To the Editor:
Creating partnerships and raising awareness while providing systems of support and care are critical. Mercer County’s Traumatic Loss Prevention Services program has been coordinating services with schools and community agencies to come up with short-term and long-term strategies, the first of which needs to be identifying warning signs and removing the shame and blame associated with seeking help. These signs may mean that someone is at risk for suicide.
• Talking about wanting to die or kill oneself
• Looking for a way to kill oneself
• Talking about feeling hopeless or having no reason to live
• Talking about feeling trapped or being in unbearable pain
• Talking about being a burden to others
• Increasing the use of alcohol or drugs
• Acting anxious or agitated; behaving recklessly
• Sleeping too little or too much
• Withdrawing or feeling isolated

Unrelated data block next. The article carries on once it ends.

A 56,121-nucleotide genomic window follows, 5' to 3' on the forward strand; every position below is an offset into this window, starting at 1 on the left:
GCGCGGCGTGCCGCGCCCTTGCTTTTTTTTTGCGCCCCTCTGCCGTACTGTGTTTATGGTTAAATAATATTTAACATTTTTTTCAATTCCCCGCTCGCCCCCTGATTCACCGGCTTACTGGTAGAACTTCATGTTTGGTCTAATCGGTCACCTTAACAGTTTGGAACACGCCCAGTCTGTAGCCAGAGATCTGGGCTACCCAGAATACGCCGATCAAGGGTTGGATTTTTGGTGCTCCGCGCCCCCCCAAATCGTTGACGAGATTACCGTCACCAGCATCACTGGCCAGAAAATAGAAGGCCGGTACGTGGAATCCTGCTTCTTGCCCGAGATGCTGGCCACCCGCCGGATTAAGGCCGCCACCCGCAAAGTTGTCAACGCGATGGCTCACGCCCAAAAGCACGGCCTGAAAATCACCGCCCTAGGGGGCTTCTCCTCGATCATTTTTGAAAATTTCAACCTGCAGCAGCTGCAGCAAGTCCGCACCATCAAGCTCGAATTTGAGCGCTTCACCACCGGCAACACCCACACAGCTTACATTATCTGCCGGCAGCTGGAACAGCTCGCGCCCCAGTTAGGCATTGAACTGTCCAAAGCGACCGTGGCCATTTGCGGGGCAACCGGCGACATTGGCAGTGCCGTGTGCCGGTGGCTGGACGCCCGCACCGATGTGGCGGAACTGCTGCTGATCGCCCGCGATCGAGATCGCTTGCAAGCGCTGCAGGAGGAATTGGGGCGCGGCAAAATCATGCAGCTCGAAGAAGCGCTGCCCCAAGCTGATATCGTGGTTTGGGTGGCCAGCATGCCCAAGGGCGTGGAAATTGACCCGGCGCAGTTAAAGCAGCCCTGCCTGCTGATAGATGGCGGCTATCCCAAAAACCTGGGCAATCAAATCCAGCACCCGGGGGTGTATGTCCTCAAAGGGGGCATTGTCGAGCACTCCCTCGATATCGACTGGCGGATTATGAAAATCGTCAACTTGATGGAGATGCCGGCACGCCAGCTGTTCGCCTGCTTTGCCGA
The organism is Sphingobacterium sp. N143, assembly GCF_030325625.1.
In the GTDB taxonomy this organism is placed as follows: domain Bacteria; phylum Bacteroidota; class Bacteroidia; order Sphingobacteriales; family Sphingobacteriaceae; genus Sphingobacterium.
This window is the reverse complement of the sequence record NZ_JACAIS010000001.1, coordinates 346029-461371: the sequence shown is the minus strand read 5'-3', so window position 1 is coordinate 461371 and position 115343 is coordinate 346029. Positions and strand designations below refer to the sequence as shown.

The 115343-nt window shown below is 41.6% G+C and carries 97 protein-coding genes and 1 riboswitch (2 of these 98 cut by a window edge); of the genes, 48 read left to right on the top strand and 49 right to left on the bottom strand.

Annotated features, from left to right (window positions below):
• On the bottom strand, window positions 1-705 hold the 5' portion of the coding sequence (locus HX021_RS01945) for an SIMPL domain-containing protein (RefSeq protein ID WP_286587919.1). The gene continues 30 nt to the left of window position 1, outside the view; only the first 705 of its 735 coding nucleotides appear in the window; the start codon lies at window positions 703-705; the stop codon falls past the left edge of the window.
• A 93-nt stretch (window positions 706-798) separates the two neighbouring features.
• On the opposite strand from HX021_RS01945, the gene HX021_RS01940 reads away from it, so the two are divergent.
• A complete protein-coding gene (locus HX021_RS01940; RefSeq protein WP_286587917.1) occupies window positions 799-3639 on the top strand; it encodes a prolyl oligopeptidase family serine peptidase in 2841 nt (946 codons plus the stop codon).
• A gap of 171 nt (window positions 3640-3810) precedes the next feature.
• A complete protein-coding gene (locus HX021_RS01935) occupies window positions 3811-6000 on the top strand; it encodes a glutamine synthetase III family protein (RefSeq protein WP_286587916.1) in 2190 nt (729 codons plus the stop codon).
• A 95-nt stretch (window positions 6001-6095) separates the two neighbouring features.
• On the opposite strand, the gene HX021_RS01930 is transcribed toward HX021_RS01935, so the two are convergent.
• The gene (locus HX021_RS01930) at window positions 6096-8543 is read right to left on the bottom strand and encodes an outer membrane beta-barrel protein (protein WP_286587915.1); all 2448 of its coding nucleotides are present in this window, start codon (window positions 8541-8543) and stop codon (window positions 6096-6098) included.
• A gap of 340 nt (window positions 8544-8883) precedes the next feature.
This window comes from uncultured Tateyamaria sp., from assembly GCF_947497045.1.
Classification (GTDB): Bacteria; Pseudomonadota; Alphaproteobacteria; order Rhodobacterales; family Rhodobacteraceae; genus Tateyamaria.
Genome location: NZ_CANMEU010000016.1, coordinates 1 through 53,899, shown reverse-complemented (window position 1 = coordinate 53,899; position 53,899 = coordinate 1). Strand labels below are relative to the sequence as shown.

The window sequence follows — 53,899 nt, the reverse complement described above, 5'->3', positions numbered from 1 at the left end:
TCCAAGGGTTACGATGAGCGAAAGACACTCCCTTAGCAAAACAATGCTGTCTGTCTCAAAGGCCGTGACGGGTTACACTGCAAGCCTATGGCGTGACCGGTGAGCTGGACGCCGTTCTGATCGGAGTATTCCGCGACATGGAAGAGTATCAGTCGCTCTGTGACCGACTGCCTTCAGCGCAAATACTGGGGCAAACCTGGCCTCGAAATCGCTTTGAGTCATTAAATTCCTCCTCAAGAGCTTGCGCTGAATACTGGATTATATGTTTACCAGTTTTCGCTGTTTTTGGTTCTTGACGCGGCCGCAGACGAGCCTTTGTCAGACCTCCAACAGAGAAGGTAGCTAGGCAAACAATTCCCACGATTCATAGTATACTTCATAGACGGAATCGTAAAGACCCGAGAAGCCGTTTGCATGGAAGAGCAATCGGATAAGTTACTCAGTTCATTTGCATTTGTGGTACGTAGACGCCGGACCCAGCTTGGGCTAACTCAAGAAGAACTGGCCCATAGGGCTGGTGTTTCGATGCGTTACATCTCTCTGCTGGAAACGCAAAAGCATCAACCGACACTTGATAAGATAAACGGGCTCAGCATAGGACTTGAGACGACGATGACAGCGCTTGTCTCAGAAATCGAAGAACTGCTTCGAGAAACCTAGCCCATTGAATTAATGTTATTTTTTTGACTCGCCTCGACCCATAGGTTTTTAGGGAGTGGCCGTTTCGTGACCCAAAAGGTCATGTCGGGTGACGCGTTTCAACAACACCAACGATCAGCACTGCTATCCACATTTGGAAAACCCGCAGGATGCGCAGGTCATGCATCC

• Showing rage or talking about seeking revenge
• Displaying extreme mood swings
If you believe someone may be thinking about suicide:
• Ask them if they are thinking about killing themselves.
• Listen with care and without judgment.
• Stay with the person or with another caring person while you get further help.
• Remove any objects that could be used in a suicide attempt.
• If self-harm seems imminent, call 9-1-1.
Each of us can help people navigate the struggles of life to find a sustainable sense of hope, meaning, and purpose through connection and compassion.
If you are in crisis, please call the National Suicide Prevention Lifeline at (800)-273-TALK (8255) or contact the Crisis Text Line by texting TALK to 741741.
To get involved with Mercer County Traumatic Loss Coalition, contact Steven Olsen at (609) 278-7924 or email email@example.com. Monthly coalition meetings are held on the second Wednesday of each month, from 9:30 to 11 a.m., at Mobile Response and Stabilization Services, Suite 500, 3535 Quakerbridge Road, Hamilton, NJ 08619.
Mercer County Traumatic Loss
Prevention Services Coordinator